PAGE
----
Behavioral Research Blog

How to let rats run perfectly

Posted by G. Smit on Aug 14, 2015

In a recent blog post, we talked about letting animals walk freely in gait research. 

At Noldus, we strongly believe that this is the way to go in gait research, so our CatWalk XT system makes use of free gait. This is consistent with the constant feedback from, and collaborations with, scientists who actually perform gait, locomotor, or pain research.

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Topics: rats, CatWalk XT, gait analysis, locomotion

Behavioral effects of optogenetically induced myelination in mice

Posted by G. Smit on Jul 16, 2015

Myelination, the ‘ensheathment’ of neurons, is essential to the functioning of the central and peripheral nervous systems. So it is not surprising that problems with myelination can lead to a number of crippling diseases. Known examples include multiple sclerosis and other neurodegenerative autoimmune diseases.

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Topics: mice, CatWalk XT, gait analysis, locomotion

Alzheimer's: prevent instead of cure? Groundbreaking research and animal models

Posted by G. Smit on Apr 23, 2015

Alzheimer’s disease (AD) is a huge public health issue as it affects a large part of the aging population. By 2050, experts estimate this number will exceed 100 million worldwide. Those of you that are a familiar with the underlying pathological hallmarks of  AD will recognize the terms plaques and tangles. These protein built-ups in the brain are well-researched; however, this neuropathology is studied primarily in the end stages of the disease.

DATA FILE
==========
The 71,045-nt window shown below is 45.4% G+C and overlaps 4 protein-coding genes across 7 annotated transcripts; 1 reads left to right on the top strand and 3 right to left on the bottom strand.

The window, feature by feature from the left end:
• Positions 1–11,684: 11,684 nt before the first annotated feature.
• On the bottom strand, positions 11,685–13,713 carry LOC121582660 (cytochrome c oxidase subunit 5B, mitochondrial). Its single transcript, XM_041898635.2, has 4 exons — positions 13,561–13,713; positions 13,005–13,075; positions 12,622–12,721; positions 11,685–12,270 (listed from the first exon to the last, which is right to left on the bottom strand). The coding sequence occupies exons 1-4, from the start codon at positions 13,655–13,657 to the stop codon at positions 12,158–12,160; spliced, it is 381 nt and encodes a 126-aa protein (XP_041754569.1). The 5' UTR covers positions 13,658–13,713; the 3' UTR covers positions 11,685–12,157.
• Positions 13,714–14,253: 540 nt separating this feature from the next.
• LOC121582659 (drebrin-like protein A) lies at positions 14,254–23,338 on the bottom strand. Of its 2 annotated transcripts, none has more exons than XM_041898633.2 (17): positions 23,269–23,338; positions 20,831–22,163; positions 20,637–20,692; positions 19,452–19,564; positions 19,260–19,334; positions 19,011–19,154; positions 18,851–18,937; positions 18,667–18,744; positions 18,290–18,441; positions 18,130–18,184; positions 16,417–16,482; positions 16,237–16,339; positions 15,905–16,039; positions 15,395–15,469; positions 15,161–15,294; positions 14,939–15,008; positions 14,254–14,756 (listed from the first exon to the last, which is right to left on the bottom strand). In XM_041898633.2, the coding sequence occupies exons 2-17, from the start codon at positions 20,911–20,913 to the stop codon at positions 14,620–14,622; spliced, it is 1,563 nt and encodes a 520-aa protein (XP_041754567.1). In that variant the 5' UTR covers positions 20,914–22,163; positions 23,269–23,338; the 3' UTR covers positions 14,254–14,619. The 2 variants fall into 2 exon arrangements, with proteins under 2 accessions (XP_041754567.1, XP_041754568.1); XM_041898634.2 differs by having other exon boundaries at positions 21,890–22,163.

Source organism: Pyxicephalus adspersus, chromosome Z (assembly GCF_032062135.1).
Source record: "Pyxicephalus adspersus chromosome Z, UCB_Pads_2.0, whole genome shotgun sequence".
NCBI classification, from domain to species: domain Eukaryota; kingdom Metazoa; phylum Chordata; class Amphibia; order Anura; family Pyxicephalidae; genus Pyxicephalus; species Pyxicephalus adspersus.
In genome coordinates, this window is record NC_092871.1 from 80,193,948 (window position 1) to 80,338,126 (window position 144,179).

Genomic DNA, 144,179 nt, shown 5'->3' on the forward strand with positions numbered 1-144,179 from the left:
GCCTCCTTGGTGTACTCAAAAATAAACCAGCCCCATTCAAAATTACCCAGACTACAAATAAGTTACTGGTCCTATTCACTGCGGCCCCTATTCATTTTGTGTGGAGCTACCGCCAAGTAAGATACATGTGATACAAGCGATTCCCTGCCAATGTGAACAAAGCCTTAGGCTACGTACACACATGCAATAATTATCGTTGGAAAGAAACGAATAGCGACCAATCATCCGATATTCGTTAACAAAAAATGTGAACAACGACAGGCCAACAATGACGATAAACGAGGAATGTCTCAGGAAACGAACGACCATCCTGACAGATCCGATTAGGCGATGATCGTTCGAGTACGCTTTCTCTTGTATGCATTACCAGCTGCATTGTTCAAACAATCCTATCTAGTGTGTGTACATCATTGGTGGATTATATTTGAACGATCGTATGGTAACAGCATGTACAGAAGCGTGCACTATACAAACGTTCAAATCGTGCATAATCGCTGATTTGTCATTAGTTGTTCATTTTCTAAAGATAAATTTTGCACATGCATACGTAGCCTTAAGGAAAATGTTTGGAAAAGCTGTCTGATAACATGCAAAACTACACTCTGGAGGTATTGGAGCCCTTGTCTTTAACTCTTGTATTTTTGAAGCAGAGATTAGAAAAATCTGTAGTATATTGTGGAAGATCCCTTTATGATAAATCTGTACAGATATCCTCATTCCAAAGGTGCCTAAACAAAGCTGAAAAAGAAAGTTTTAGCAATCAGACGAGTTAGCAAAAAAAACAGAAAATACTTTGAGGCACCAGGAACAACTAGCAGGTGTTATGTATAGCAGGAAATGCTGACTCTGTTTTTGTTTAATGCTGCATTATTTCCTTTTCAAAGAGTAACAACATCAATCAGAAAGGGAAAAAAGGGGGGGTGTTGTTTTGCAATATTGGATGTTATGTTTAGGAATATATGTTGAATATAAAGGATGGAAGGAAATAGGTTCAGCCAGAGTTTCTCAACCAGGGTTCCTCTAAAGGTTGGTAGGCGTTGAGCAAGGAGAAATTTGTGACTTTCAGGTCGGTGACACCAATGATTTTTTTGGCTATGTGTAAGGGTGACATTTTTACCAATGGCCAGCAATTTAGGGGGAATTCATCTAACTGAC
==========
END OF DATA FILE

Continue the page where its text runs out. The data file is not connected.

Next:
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Topics: mice, Alzheimer's disease, locomotion, ErasmusLadder, motor learning, motor performance

Gait research: let your animals walk freely

Posted by G. Smit on Apr 15, 2015

Researchers use different ways to analyze gait in animals. Basically we can distinguish two methods: one can either observe or measure gait in an unrestricted manner, or one chooses a forced manner, such as a treadmill or treadwheel.

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Topics: Parkinson's Disease, CatWalk XT, gait analysis, spinal cord injury, ataxia, locomotion

10 Innovative behavioral studies on Alzheimer’s and Parkinson’s

Posted by G. Smit on Mar 17, 2015

Tomorrow the 12th International Conference on Alzheimer’s and Parkinson’s diseases (ADPD) in Nice, France starts. Last week I blogged about a study on Ginkgo biloba and Alzheimer's, and I thought this would be a great opportunity to highlight some more studies and get you in the mood for the conference. This blog post features 10 interesting studies that use innovative techniques to study models of AD and PD and important underlying neuronal mechanisms.

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Topics: EthoVision XT, mice, Alzheimer's disease, Video tracking, zebrafish, Danio rerio, DanioVision, Parkinson's Disease, learning and memory, rats, CatWalk XT, gait analysis, locomotion, top 10, ErasmusLadder, reflexive motor learning, motor performance

Parkinson’s & gait impairment: comparing rats and humans

Posted by G. Smit on Feb 5, 2015

When you hear about Parkinson’s disease (PD), the first thing that comes to mind is probably impaired movement. And that there is no cure. As PD is one of the most common neurodegenerative diseases, you can imagine why it is the focus of many drug development and clinical studies.

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Topics: Parkinson's Disease, rats, CatWalk XT, gait analysis, locomotion